Medellín’s Metrocable is one of five global urban projects selected as a finalist for the inaugural WRI Ross Prize for Cities. Stemming from the WRI Ross Center for Sustainable Cities, a branch of global environmental research NGO World Resources Institute, the prize will hand over USD$250,000 to a transformative project that has resulted in urban sustainability.
After passing the initial stage from 193 applications, Metrocable now faces one last hurdle in the rigorous assessment process to be named Prize winner. That decision lies in the hands of the 11 strong jury composed of a diverse range of leaders spanning from architecture to the community empowerment sectors, and chaired by business leader and philanthropist Stephen M. Ross.
With competition from four other global cities, including a Tanzanian initiative improving roadside safety for children, and the first worker-owned waste-pickers cooperative improving sanitation and collective innovation in India, Medellín’s Metrocable will be judged on its transformative impact, with the judges particularly looking for evidence of social change that is deep, well-balanced, long-lasting and inspiring.
Before 2004, the sloping hills of Medellin’s comunas were home to an increasingly marginalized, disconnected society. Amongst the poorest of the city’s neighborhoods, in order to access the city below, residents faced a journey on foot, or exasperating and costly commutes via multiple forms of transport. In an initiative to tackle increasing polarisation, the city’s transport operator Metro de Medellín created the world’s first aerial cable-cable car system in order to reconnect communities and widen access to opportunities.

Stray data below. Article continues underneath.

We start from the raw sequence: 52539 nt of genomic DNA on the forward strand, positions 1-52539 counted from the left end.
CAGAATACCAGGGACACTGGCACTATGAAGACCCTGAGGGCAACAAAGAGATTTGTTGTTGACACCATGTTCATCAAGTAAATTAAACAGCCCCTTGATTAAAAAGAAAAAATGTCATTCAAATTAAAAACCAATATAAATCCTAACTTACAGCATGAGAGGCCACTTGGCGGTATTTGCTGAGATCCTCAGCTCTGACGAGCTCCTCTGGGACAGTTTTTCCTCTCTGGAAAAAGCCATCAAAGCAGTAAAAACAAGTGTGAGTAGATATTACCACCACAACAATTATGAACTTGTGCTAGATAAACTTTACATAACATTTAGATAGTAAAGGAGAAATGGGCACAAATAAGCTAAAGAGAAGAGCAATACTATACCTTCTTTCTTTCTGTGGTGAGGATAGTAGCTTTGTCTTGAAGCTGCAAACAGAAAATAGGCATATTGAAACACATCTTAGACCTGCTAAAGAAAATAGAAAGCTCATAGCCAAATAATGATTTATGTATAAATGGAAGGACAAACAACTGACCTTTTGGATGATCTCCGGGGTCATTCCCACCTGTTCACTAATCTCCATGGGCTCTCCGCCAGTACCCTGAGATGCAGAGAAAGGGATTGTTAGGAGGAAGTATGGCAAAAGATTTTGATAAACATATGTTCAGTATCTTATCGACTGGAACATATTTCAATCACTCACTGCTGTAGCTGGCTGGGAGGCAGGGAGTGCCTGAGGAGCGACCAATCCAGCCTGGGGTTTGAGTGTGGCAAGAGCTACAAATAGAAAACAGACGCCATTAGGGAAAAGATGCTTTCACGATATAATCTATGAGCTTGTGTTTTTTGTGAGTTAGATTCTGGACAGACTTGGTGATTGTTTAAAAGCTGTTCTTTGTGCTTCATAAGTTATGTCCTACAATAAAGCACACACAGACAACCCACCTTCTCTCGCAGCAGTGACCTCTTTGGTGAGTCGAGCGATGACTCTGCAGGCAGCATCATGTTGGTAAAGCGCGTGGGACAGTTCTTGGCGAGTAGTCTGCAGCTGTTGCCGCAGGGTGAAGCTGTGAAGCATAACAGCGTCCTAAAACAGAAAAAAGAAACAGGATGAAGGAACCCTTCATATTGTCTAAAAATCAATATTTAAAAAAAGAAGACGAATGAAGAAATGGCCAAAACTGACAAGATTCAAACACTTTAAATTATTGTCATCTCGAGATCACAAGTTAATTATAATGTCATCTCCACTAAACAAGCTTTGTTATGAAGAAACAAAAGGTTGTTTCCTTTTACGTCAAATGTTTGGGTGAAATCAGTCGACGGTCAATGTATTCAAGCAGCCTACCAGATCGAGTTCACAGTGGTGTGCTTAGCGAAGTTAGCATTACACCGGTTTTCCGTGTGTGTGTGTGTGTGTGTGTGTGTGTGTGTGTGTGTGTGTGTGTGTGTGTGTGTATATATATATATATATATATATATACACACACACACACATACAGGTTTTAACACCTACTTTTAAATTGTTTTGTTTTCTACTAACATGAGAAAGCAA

More than 10 years later, the success of original Line K paved the way for two more lines, with a further two currently under construction. Drastically reducing commute times and costs, Metrocable’s transformative effects have been far-reaching, contributing to a reduction in crime rates, an increase in business and investment, and above all, as WRI states, a redefinition “of resident’s conception of Medellín’s borders.”
As Colombia crosses its fingers in support of its innovative city, the benefit for Medellín’s reputation and economy cannot be underestimated, especially months after the mayoralty took the decision to demolish Edificio Monaco, the luxury apartment compound which served as the headquarters of the Medellín cartel. In a bold move to erase from the urban landscape a structure that came to symbolize narco violence, the lot where Pablo Escobar’s building once stood is being replaced with a green space to honor those who were killed by the cartel.
Metrocable pioneered urban renewal projects in Colombia, and beyond its role as a people-mover, it has also become an important tourism attraction for foreign visitors, and this, in itself, is a winning prize.